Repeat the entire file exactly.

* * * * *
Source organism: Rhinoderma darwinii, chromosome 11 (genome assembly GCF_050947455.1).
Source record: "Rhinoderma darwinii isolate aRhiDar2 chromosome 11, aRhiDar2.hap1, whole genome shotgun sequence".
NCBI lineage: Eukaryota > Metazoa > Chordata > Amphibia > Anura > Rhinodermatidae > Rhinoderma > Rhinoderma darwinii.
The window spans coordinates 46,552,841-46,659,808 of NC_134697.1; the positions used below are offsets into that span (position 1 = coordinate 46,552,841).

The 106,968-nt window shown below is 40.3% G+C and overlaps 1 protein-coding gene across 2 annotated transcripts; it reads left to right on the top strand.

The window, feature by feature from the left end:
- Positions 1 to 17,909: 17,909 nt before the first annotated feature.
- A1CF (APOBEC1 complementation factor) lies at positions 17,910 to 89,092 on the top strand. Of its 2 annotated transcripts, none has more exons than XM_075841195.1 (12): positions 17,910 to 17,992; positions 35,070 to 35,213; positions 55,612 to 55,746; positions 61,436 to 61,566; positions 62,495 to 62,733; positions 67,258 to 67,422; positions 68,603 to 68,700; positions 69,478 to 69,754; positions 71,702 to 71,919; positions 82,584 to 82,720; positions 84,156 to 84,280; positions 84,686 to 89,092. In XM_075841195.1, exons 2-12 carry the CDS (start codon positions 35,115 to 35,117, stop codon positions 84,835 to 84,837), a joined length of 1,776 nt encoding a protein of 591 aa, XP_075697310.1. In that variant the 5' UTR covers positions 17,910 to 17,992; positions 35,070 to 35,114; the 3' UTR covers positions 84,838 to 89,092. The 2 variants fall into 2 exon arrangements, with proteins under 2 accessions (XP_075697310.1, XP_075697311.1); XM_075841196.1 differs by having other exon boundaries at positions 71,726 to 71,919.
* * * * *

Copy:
Source organism: Rhinoderma darwinii, chromosome 11 (genome assembly GCF_050947455.1).
Source record: "Rhinoderma darwinii isolate aRhiDar2 chromosome 11, aRhiDar2.hap1, whole genome shotgun sequence".
NCBI lineage: Eukaryota > Metazoa > Chordata > Amphibia > Anura > Rhinodermatidae > Rhinoderma > Rhinoderma darwinii.
The window spans coordinates 46,552,841-46,659,808 of NC_134697.1; the positions used below are offsets into that span (position 1 = coordinate 46,552,841).

The 106,968-nt window shown below is 40.3% G+C and overlaps 1 protein-coding gene across 2 annotated transcripts; it reads left to right on the top strand.

The window, feature by feature from the left end:
- Positions 1 to 17,909: 17,909 nt before the first annotated feature.
- A1CF (APOBEC1 complementation factor) lies at positions 17,910 to 89,092 on the top strand. Of its 2 annotated transcripts, none has more exons than XM_075841195.1 (12): positions 17,910 to 17,992; positions 35,070 to 35,213; positions 55,612 to 55,746; positions 61,436 to 61,566; positions 62,495 to 62,733; positions 67,258 to 67,422; positions 68,603 to 68,700; positions 69,478 to 69,754; positions 71,702 to 71,919; positions 82,584 to 82,720; positions 84,156 to 84,280; positions 84,686 to 89,092. In XM_075841195.1, exons 2-12 carry the CDS (start codon positions 35,115 to 35,117, stop codon positions 84,835 to 84,837), a joined length of 1,776 nt encoding a protein of 591 aa, XP_075697310.1. In that variant the 5' UTR covers positions 17,910 to 17,992; positions 35,070 to 35,114; the 3' UTR covers positions 84,838 to 89,092. The 2 variants fall into 2 exon arrangements, with proteins under 2 accessions (XP_075697310.1, XP_075697311.1); XM_075841196.1 differs by having other exon boundaries at positions 71,726 to 71,919.